Studies in Hebrew Language, Intertextuality, and Theology

Author: Rooker, Mark F.
Year:2003
Pages:292
ISBN:0-7734-6767-X
978-0-7734-6767-5
Price:199.95
Work covers a series of studies on Scripture and its language. It covers the historical nature of Hebrew and perspectives on the re-use of themes and topics within the canon.

Reviews

“Dr. Mark Rooker has produced a valuable series of studies on Scripture and its language – marked by serious scholarship, ground-breaking perspectives in the diachronic study of Hebrew, and by a nuanced and reasoned conservative Christian perspective. Scholars and students from various backgrounds will read his remarks on the historical nature of Hebrew with profit, especially his perspectives on the re-use of themes and topics within the canon. The author engages his subjects with lucidity, and often boldly rethinks a number of accepted opinions. Much to be recommended.” – Professor Michael Fishbane, The University of Chicago

“With this volume Professor Rooker has provided the community of evangelical Christian scholarship with a resource within the seminary classroom and the private study. Seminary students will benefit particularly from Rooker’s articles on foundational Old Testament issues: textual criticism of the Hebrew Bible, the Genesis creation and flood accounts, the legitimate role of OT law in a Christian’s life, and the conquest of Canaan. Readers will find particular value in his linguistically informed discussion of the date of the book of Isaiah. This book can be profitably read by all serious students of the Old Testament.” – Bob Bergen

“Technical scholars and graduate students interested in supplementing specific elements of their own research will use the book.” – Paul R. House, Wheaton College

“Many ancient works that are the subject of intense scholarly study are composed in a language or dialect that needs little if any diachronic attention paid to it. Even New Testament Greek texts had only a small window of time in which they were composed and so need little if any attention devoted to them by way of a diachronic study ... Anyone gazing at such a text would expect to find differences in the composition of the language over such a long period of time. Such is the value of Professor Rooker's book ... This work is valuable in that it provides a solid means of evaluation both the Hebrew text and the theories surrounding its composition, exposition, and meaning. He takes the text seriously and utilizes it in a studied evaluation of its parts in relationship to each other and the language of the text as it was found and used over the different developmental stages of the language. His technique and evaluation are timely in many important ways, and he provides solid tools useful for those digging into the biblical text and its meaning." Shawn Madden, Faith & Mission (A Journal of Southeastern Baptist Theological Seminary), Spring 2005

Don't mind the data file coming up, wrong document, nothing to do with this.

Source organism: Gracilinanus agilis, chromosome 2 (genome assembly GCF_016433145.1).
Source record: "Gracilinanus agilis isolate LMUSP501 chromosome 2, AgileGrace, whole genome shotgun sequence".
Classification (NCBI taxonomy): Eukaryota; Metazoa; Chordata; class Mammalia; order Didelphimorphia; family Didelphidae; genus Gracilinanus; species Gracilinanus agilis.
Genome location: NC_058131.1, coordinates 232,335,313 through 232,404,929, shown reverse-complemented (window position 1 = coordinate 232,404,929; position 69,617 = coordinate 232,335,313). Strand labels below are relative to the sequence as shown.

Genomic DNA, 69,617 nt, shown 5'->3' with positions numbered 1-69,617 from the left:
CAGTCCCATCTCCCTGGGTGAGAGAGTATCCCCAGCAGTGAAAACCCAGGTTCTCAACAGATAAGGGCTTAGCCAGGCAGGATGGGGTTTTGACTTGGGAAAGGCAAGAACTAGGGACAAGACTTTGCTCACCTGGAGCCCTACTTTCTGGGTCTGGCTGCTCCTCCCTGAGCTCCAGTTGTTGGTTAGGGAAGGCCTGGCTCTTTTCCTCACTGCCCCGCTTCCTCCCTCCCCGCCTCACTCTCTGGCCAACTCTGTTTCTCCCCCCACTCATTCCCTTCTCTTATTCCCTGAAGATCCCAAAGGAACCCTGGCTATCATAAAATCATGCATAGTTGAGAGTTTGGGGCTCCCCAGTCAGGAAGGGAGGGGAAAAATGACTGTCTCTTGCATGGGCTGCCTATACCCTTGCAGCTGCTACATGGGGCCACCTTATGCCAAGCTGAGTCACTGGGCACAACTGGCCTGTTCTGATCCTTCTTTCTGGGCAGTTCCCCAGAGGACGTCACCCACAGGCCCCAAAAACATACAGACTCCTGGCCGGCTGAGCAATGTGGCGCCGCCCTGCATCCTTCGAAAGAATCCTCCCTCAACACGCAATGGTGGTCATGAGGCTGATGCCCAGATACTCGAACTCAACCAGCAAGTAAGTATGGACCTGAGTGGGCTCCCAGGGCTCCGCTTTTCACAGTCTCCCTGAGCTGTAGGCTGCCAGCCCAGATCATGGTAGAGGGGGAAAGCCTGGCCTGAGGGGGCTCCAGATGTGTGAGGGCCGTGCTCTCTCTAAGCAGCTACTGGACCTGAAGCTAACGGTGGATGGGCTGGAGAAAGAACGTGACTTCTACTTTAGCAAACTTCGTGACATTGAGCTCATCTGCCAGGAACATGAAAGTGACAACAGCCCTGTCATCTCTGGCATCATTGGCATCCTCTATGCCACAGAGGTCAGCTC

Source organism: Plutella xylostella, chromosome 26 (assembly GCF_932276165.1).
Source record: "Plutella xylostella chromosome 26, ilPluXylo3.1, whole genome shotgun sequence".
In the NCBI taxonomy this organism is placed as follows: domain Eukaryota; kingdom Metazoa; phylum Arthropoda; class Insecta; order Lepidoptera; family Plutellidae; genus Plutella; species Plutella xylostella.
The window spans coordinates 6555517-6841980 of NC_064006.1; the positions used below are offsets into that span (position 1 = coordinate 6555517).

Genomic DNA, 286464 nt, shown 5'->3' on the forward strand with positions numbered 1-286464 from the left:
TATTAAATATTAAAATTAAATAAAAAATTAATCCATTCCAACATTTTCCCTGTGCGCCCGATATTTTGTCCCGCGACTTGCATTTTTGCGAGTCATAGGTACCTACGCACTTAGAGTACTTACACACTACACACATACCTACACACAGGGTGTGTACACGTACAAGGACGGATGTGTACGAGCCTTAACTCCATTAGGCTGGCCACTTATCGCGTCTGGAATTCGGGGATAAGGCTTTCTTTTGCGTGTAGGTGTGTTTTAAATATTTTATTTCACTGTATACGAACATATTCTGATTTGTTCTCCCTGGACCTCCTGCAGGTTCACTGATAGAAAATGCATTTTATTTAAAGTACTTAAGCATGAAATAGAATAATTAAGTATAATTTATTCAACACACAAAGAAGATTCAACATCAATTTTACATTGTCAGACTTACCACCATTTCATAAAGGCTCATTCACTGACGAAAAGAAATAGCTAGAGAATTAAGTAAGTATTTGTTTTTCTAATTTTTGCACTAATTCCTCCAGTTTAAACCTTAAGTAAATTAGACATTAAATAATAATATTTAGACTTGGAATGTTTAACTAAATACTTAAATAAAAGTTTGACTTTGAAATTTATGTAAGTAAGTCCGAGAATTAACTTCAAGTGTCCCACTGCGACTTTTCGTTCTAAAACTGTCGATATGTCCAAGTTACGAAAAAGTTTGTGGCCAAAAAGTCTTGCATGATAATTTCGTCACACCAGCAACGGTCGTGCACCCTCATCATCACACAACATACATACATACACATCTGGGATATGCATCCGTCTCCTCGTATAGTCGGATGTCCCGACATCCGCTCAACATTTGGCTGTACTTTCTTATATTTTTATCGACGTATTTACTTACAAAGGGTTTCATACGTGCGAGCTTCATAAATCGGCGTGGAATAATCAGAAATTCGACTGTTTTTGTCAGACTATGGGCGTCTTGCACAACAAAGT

"Required reading." - The Master's Seminary Journal

Table of Contents

Preface
Part One: Hebrew Linguistics
1. The Diachronic Study of Biblical Hebrew
2. Ezekiel and the Typology of Biblical
Hebrew 3. Diachronic analysis and the Features of Late Biblical Hebrew
4. Dating Isaiah 40-66: What Does the Linguistic Evidence Say?
5. Old Testament Textual Criticism Part Two: Hebrew Intertextuality
6. The Use of the Old Testament in the Book of Ezekiel
7. The Use of the Old Testament in the Book of Hosea
Part Three: Hebrew Theology
8. Genesis 1: 1-3: Creation or Re-Creation? Part 1
9. Genesis 1: 1-3: Creation or Re-Creation? Part 2
10. The Genesis Flood
11. The Law and the Christian
12. The Conquest of Canaan
Bibliography
Indices